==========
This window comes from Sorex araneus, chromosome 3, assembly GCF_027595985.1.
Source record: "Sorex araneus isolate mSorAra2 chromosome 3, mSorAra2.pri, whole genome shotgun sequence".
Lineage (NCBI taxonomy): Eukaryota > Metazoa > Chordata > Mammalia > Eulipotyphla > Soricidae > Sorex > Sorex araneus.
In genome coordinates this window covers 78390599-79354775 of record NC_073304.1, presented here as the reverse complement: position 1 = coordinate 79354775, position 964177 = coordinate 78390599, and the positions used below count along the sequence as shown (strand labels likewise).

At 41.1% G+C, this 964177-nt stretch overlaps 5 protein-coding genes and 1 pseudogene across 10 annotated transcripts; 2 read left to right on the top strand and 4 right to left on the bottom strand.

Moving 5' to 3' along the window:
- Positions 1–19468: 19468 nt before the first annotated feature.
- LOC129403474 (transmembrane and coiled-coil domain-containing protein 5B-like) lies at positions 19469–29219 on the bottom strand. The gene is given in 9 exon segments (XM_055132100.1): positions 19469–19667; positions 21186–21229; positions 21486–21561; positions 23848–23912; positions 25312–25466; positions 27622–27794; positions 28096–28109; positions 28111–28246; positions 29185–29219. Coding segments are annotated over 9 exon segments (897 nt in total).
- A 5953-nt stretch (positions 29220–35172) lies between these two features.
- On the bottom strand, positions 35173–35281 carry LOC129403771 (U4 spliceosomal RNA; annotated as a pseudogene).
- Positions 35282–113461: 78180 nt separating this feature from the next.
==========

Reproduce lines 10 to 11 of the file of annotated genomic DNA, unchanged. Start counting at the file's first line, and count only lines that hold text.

- On the bottom strand, positions 35173–35281 carry LOC129403771 (U4 spliceosomal RNA; annotated as a pseudogene).
- Positions 35282–113461: 78180 nt separating this feature from the next.